x Abu Dhabi, UAEMonday 24 July 2017

A UAE helicopter provides aid and perspective

The UAE military sent three Chinook helicopters to Pakistan to deliver much needed humanitarian aid on August 9. The Chinooks have been continuously running relief missions in the region.

The UAE military sent three Chinook helicopters to Pakistan to deliver much needed humanitarian aid on August 9. The Chinooks and their crews have been continuously running relief missions in the region, delivering aid to thousands of the affected millions. I was able to accompany the UAE military on one of its relief missions and witness the devastation first hand, as part of a media attaché on a trip to the flooded regions of Punjab in north-western Pakistan.

Since their arrival in Pakistan, the UAE servicemen have been running sorties from sun-up to sundown. Their scuffed boots, and worn gloves are a testament to the expertise and professionalism with which they execute their duties. Before they make their deliveries, the UAE servicemen load and secure 12,000 kilogrammes of relief aid within each helicopter. And throughout it all, it is astonishing that the majority of the aircrew were fasting for Ramadan - something that their incredible focus and energy belied.

As the helicopter flew above Pakistan, I caught my first glimpse of the flooded plains but could only begin to understand the sufferings of those who had once lived below. Roads vanish into water. Many homes are completely swallowed by it. Only the tips of trees manage to stay dry. The flood waters stretch into the horizon as far as the eye can see. The floods currently cover an area larger than Great Britain and have affected the lives of 20 million people. That is considerably more than double the population of the UAE. Millions of people have had their homes destroyed. More are isolated and in dire need of nonperishable food and clean drinking water.

Water borne disease such as diarrhoea, acute respiratory illness and malaria are spreading through contaminated water that 3.5 million Pakistanis are forced to drink for the lack of any safe drinking water. While on our way to the aid delivery outpost at the town of Retra, located south of the Punjab region, I couldn't help but notice that I didn't see any other rescue helicopters. Neither in the skies nor on the ground was there any sign of relief workers or their efforts. From reading the newspapers, we know that there are organisations out there trying their best to ease the situation. But efforts are scattered across the country. They are truly just a drop in what has become an ocean of floodwater.

As we reached our destination, we could see a camp of 3,000 displaced families languishing near the landing site. Huge crowds of flood victims gathered, eager to get hold of any aid being handed out. One particular child, who walked by with bloody bandages covering his face, in desperate need of replacing, stands out in my mind, but it is difficult to put a face on so many individual tragedies. The number of people affected by the floods is more than the Indian Ocean tsunami, the Kashmir earthquake and the Haiti earthquake combined. And yet the response from the international community has been painfully slow in comparison to those disasters. Perhaps that is why the flood victims were so eager to tell their stories and get the word of their suffering out when we arrived.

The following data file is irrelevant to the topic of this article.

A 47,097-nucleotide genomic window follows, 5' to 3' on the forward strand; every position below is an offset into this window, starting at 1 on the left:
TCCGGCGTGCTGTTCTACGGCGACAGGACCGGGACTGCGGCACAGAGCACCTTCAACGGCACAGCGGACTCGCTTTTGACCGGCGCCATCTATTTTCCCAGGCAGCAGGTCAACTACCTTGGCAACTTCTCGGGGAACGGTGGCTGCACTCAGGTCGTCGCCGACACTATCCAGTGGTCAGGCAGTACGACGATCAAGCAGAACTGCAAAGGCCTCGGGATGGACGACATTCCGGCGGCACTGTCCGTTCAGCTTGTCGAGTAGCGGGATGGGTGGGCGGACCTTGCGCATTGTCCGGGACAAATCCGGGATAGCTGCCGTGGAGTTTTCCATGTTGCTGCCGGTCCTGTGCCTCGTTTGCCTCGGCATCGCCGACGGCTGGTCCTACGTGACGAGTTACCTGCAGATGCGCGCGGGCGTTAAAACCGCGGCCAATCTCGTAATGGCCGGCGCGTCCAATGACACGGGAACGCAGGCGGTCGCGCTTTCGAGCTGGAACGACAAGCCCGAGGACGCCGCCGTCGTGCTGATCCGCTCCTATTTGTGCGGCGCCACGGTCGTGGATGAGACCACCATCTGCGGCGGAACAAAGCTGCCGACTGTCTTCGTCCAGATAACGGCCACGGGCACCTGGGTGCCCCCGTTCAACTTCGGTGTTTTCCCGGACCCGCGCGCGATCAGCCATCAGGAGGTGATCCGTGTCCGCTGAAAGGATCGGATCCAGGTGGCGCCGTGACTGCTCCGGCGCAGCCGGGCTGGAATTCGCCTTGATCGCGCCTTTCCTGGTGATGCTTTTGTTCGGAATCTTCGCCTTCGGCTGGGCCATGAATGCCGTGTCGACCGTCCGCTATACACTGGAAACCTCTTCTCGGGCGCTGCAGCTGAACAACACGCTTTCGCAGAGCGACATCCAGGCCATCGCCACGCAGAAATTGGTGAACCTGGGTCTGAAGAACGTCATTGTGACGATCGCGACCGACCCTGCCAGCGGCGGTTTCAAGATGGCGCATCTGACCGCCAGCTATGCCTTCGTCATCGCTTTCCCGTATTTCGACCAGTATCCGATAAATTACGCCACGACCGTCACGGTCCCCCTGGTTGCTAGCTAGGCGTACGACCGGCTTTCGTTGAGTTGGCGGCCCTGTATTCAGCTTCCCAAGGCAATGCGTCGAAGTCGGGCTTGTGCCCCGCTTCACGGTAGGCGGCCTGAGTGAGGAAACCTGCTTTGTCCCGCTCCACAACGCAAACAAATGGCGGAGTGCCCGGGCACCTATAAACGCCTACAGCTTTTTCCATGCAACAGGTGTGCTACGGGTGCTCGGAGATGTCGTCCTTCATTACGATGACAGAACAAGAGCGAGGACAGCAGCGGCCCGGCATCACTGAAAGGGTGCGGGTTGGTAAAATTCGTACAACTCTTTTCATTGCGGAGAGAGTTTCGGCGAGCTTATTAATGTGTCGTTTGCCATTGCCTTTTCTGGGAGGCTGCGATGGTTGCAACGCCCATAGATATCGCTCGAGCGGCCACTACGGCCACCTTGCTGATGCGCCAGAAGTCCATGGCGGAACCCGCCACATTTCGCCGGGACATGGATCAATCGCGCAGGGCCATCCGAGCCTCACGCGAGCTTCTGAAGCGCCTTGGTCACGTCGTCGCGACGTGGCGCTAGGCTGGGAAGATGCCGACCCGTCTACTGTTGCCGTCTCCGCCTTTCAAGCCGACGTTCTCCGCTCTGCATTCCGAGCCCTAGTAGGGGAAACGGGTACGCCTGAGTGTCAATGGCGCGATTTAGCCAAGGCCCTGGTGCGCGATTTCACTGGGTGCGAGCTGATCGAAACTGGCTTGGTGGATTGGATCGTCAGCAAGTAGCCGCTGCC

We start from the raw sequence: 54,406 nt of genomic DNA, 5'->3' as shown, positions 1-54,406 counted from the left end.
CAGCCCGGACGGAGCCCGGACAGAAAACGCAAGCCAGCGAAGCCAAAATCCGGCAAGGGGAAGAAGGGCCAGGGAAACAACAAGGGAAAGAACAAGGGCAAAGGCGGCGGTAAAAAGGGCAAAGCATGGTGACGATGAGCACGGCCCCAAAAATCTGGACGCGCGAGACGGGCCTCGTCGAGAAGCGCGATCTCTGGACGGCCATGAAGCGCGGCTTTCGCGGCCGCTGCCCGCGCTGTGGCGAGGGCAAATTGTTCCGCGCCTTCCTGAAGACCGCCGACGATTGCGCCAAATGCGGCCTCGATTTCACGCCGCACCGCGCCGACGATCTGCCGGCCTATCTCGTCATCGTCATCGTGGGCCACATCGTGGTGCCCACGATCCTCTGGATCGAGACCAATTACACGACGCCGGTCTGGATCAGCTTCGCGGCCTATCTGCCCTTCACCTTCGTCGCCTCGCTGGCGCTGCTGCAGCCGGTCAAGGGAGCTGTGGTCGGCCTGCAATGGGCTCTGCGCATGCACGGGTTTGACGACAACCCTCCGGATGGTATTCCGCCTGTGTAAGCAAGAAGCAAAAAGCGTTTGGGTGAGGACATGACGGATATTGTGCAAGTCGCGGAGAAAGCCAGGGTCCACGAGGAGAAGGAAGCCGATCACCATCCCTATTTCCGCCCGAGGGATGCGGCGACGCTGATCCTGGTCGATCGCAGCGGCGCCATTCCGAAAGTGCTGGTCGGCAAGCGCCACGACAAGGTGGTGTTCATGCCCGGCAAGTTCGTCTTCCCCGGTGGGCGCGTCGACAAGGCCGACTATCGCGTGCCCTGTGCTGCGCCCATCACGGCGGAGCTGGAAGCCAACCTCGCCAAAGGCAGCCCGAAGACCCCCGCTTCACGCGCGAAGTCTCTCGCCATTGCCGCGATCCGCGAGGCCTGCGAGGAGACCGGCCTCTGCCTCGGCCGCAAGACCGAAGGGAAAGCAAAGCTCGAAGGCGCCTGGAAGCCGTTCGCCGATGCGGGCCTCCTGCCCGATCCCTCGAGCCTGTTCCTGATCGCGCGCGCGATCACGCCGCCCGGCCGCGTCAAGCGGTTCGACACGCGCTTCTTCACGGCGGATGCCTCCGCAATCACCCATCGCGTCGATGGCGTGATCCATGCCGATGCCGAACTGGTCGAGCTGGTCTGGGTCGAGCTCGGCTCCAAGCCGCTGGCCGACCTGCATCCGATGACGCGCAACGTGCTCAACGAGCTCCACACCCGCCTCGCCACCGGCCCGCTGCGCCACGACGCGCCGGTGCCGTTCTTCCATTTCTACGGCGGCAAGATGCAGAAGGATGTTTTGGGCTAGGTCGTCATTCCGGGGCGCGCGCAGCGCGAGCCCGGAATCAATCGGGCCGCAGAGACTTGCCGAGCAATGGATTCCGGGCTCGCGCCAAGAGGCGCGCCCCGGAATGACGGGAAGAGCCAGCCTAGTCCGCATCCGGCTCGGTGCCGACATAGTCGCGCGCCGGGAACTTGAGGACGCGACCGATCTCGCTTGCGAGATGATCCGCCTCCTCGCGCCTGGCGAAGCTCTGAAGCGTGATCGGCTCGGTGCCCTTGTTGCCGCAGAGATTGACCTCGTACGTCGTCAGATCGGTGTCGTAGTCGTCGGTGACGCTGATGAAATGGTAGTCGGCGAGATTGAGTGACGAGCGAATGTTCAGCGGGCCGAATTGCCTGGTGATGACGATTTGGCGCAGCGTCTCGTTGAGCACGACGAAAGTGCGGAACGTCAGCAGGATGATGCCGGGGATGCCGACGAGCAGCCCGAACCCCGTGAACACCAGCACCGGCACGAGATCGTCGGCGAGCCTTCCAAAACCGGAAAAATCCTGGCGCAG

From women who gave birth under makeshift tents with no medical assistance or sanitised equipment, to the growing threat of malaria as mosquitoes begin to infest camps, the needs of the flood victims are dire and immediate. The dangerous mix of helplessness and frustration will only fester. More than half of Pakistan's population is dependent on farming. With agricultural land covered in water and the country in a state of crisis, it is almost certain that the farmers will miss this planting season, adding further to the calamity.

Perhaps that is what must be remembered first: the flood isn't a disaster that is going to just recede over night. The infrastructure in the vast affected area has collapsed and the country's economic situation only worsens. People are unable to provide for themselves and will be unable to do so for an extended period of time. Things are likely to get much worse before they get any better. To contend with the scale of this tragedy, we must ask ourselves how we would feel if we were unable to return to our homes. What would it mean if we were unable to provide for ourselves or families or not able to drink water without asking if it might kill us in the next few days?

How would it feel to lose all that you cherish, and then endure suffering with no end in sight? You too would have reason to question the commitment of the global community. As we flew back to the airbase, I looked out of the helicopter's back hatch and saw the flooded plains of Pakistan. From such a height, people appear no different from you and I. On islands of dry land, battling against the sweltering heat, disease and hunger, they desperately waved to get our attention. My heart broke as we flew away, having no more aid left to give them. They would have to wait.

The world can't wait. It must respond to their call. Khaled Al Falasi is a communications professional based in Abu Dhabi